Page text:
Characterization and prognostic importance of chronotropic incompetence in heart failure with preserved ejection fraction

Naoki Yuasa, Masaru Obokata, Tomonari Harada, Kazuki Kagami, Hidemi Sorimachi, Yuki Saito, Ayami Naito, Toshimitsu Kato, Naoki Wada, Hideki Ishii

Research output: Contribution to journalArticlepeer-review

1 Citation (Scopus)

Abstract

Background: Exercise intolerance is the primary symptom of patients with heart failure with preserved ejection fraction (HFpEF). Chronotropic incompetence has been considered to be common and contribute to poor exercise capacity in HFpEF. However, clinical characteristics, pathophysiology, and outcomes of chronotropic incompetence in HFpEF remain poorly understood. Methods: Patients with HFpEF (n = 246) underwent ergometry exercise stress echocardiography with simultaneous expired gas analysis. The patients were divided into two groups based on the presence of chronotropic incompetence, which was defined by heart rate reserve <0.80. Results: Chronotropic incompetence was common in HFpEF (n = 112, 41 %). Compared to HFpEF patients with a normal chronotropic response (n = 134), those with chronotropic incompetence had higher body mass index, a higher prevalence of diabetes, more frequent β-blocker use, and worse New York Heart Association class. During peak exercise, patients with chronotropic incompetence demonstrated less increase in cardiac output and arterial oxygen delivery (cardiac output × saturation × hemoglobin × 1.34 × 10), higher metabolic work (peak oxygen consumption [VO2]/watt), an inability to increase arteriovenous oxygen difference, and poorer exercise capacity (lower peak VO2) than those without. Chronotropic incompetence was associated with higher rates of a composite of all-cause mortality or worsening HF events (hazard ratio, 2.66, 95 % confidence intervals, 1.16–6.09, p = 0.02). Conclusion: Chronotropic incompetence is common in HFpEF, and is associated with unique pathophysiologic characteristics during exercise and clinical outcomes.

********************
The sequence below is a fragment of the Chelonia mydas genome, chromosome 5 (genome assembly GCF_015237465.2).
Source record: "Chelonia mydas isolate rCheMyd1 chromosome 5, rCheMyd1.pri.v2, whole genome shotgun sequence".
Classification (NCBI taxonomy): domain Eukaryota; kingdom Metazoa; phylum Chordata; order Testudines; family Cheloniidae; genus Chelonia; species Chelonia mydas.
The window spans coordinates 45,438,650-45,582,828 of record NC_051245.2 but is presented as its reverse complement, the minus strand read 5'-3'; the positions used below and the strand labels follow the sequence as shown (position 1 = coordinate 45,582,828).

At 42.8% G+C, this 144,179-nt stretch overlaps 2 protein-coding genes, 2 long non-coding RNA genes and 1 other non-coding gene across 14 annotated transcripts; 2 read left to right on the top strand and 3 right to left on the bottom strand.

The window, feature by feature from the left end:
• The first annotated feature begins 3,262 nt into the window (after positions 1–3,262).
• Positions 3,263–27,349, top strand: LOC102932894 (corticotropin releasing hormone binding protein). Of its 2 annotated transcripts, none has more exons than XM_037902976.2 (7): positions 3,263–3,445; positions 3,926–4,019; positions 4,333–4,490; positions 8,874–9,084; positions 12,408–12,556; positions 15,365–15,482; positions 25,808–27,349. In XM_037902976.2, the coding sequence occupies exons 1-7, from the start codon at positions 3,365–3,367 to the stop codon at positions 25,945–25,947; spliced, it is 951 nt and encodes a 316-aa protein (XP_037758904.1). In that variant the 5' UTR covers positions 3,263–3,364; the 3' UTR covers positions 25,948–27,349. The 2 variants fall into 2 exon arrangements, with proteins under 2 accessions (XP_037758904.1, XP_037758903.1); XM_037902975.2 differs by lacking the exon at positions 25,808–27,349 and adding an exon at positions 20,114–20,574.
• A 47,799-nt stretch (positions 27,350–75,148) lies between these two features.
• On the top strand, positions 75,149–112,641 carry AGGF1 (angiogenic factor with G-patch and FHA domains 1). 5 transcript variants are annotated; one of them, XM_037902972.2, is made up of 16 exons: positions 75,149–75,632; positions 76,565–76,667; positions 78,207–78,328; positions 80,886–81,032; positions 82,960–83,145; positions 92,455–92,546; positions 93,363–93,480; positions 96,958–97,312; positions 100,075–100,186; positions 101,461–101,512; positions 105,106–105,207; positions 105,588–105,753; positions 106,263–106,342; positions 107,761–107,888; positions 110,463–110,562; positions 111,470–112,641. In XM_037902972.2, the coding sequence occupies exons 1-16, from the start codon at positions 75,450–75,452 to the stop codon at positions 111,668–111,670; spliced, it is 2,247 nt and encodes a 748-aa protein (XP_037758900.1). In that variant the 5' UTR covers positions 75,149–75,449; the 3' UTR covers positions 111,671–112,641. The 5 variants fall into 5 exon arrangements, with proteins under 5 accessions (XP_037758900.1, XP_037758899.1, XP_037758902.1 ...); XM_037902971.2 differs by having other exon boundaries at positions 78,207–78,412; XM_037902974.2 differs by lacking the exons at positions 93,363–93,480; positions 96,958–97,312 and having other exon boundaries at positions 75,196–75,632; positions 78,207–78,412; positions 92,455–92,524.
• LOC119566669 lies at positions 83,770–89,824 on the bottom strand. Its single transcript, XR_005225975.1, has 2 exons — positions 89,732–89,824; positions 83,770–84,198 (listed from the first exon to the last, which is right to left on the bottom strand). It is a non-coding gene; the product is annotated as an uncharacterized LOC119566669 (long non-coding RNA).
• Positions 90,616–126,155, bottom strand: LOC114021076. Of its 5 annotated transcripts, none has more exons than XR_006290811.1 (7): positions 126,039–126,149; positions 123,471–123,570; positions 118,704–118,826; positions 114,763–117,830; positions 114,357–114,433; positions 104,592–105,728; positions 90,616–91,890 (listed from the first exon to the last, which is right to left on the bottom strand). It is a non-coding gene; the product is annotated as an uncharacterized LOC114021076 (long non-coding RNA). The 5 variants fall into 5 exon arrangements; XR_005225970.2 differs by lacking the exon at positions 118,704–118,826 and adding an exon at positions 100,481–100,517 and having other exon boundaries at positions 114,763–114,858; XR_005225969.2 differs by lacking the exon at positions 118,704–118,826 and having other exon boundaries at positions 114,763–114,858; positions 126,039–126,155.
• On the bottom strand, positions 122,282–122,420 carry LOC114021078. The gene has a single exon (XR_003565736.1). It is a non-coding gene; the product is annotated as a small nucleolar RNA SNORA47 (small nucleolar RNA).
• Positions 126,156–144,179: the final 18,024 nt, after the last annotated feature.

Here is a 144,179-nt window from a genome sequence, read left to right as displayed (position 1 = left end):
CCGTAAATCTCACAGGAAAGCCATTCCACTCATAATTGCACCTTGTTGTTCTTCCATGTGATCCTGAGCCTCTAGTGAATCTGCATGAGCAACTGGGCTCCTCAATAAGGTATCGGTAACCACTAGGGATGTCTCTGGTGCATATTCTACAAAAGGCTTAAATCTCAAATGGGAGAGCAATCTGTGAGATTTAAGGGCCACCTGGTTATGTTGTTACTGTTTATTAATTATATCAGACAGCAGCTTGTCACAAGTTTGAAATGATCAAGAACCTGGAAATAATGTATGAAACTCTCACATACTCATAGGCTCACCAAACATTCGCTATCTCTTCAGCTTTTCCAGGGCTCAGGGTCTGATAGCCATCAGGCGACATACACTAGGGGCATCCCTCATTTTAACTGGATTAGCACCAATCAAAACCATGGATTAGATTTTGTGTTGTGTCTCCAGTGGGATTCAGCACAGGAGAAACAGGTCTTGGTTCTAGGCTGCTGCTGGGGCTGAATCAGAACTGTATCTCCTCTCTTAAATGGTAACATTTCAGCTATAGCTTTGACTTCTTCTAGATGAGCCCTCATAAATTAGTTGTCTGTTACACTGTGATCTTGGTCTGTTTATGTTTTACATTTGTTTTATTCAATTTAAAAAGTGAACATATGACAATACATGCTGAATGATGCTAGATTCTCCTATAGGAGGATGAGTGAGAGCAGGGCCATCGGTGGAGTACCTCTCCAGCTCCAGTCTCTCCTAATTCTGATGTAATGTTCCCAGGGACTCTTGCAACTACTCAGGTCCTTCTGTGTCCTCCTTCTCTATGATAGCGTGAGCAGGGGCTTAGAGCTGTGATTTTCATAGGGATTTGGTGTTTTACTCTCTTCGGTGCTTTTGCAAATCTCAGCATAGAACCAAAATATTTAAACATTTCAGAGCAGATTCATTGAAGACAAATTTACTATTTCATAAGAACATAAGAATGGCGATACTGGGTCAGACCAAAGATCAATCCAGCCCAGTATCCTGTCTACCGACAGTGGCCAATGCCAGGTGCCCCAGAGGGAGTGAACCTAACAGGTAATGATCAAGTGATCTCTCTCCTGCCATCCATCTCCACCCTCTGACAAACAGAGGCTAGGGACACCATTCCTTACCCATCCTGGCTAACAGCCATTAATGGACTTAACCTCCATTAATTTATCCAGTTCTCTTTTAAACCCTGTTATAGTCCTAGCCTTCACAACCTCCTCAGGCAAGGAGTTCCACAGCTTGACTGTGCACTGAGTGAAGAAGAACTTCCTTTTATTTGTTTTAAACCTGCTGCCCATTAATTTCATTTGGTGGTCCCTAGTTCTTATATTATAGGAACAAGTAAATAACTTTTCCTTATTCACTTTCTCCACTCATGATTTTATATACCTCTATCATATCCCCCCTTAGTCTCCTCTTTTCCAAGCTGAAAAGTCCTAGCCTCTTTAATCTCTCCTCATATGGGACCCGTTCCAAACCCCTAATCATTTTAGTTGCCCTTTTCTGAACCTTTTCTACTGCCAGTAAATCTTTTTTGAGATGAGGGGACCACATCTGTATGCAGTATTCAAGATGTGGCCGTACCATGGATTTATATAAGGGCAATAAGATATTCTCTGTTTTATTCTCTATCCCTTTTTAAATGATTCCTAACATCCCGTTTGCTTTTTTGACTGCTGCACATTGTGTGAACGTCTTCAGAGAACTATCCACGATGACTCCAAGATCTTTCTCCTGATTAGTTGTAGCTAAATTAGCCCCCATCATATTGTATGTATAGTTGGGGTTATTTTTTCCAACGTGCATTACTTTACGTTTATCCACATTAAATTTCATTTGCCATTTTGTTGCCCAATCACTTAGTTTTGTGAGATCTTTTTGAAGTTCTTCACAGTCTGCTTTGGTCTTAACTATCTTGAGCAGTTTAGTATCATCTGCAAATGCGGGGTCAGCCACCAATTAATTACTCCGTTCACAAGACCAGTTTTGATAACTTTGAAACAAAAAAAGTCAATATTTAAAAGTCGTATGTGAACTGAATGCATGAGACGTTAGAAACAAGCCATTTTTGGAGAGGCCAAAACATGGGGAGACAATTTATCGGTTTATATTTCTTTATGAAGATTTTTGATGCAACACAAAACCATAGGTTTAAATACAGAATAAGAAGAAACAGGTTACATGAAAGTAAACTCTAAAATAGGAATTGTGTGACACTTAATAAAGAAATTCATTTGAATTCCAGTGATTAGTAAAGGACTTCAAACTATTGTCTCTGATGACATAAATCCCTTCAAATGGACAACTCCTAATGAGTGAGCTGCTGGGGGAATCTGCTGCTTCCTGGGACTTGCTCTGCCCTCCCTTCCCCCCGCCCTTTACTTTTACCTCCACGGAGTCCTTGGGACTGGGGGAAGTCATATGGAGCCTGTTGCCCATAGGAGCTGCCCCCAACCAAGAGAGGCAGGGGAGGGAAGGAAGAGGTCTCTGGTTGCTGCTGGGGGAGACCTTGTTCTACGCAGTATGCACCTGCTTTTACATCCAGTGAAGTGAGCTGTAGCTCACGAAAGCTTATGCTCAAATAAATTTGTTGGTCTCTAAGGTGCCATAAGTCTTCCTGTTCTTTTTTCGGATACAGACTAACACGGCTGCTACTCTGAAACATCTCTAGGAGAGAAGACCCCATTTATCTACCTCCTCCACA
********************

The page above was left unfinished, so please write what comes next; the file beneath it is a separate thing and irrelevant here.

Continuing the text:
Original languageEnglish
Pages (from-to)113-120
Number of pages8
JournalJournal of Cardiology
Volume83
Issue number2
DOIs
Publication statusPublished - Feb 2024

Keywords

  • Chronotropic response
  • Exercise
  • Exercise capacity
  • Expired gas analysis
  • Heart failure with preserved ejection fraction

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